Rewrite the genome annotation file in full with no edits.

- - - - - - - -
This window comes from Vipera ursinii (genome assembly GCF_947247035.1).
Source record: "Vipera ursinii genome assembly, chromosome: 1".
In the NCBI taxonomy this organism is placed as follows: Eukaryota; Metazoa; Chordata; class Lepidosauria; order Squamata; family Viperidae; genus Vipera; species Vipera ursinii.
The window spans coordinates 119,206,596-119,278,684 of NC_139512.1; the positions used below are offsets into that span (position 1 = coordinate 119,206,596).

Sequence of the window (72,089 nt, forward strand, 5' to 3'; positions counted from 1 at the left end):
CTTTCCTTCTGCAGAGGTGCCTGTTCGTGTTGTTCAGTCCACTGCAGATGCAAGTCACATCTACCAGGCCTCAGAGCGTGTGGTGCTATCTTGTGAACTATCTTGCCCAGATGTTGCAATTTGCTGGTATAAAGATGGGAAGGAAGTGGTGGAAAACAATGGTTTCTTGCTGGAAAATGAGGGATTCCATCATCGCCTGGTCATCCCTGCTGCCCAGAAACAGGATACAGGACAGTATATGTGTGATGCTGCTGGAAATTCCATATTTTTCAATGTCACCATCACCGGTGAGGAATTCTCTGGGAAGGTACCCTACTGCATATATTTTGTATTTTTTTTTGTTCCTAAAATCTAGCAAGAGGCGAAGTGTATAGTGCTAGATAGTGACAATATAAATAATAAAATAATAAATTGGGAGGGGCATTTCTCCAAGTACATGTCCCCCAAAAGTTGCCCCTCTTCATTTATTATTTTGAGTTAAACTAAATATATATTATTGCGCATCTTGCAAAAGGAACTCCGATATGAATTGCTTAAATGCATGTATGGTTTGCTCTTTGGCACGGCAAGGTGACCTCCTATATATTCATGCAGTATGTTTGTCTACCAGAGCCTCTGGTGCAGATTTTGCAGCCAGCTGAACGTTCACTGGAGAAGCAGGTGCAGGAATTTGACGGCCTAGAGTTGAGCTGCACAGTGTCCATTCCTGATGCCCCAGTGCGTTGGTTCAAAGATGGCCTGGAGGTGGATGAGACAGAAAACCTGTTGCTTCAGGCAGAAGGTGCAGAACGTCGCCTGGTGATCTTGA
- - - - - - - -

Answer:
This window comes from Vipera ursinii (genome assembly GCF_947247035.1).
Source record: "Vipera ursinii genome assembly, chromosome: 1".
In the NCBI taxonomy this organism is placed as follows: Eukaryota; Metazoa; Chordata; class Lepidosauria; order Squamata; family Viperidae; genus Vipera; species Vipera ursinii.
The window spans coordinates 119,206,596-119,278,684 of NC_139512.1; the positions used below are offsets into that span (position 1 = coordinate 119,206,596).

Sequence of the window (72,089 nt, forward strand, 5' to 3'; positions counted from 1 at the left end):
CTTTCCTTCTGCAGAGGTGCCTGTTCGTGTTGTTCAGTCCACTGCAGATGCAAGTCACATCTACCAGGCCTCAGAGCGTGTGGTGCTATCTTGTGAACTATCTTGCCCAGATGTTGCAATTTGCTGGTATAAAGATGGGAAGGAAGTGGTGGAAAACAATGGTTTCTTGCTGGAAAATGAGGGATTCCATCATCGCCTGGTCATCCCTGCTGCCCAGAAACAGGATACAGGACAGTATATGTGTGATGCTGCTGGAAATTCCATATTTTTCAATGTCACCATCACCGGTGAGGAATTCTCTGGGAAGGTACCCTACTGCATATATTTTGTATTTTTTTTTGTTCCTAAAATCTAGCAAGAGGCGAAGTGTATAGTGCTAGATAGTGACAATATAAATAATAAAATAATAAATTGGGAGGGGCATTTCTCCAAGTACATGTCCCCCAAAAGTTGCCCCTCTTCATTTATTATTTTGAGTTAAACTAAATATATATTATTGCGCATCTTGCAAAAGGAACTCCGATATGAATTGCTTAAATGCATGTATGGTTTGCTCTTTGGCACGGCAAGGTGACCTCCTATATATTCATGCAGTATGTTTGTCTACCAGAGCCTCTGGTGCAGATTTTGCAGCCAGCTGAACGTTCACTGGAGAAGCAGGTGCAGGAATTTGACGGCCTAGAGTTGAGCTGCACAGTGTCCATTCCTGATGCCCCAGTGCGTTGGTTCAAAGATGGCCTGGAGGTGGATGAGACAGAAAACCTGTTGCTTCAGGCAGAAGGTGCAGAACGTCGCCTGGTGATCTTGA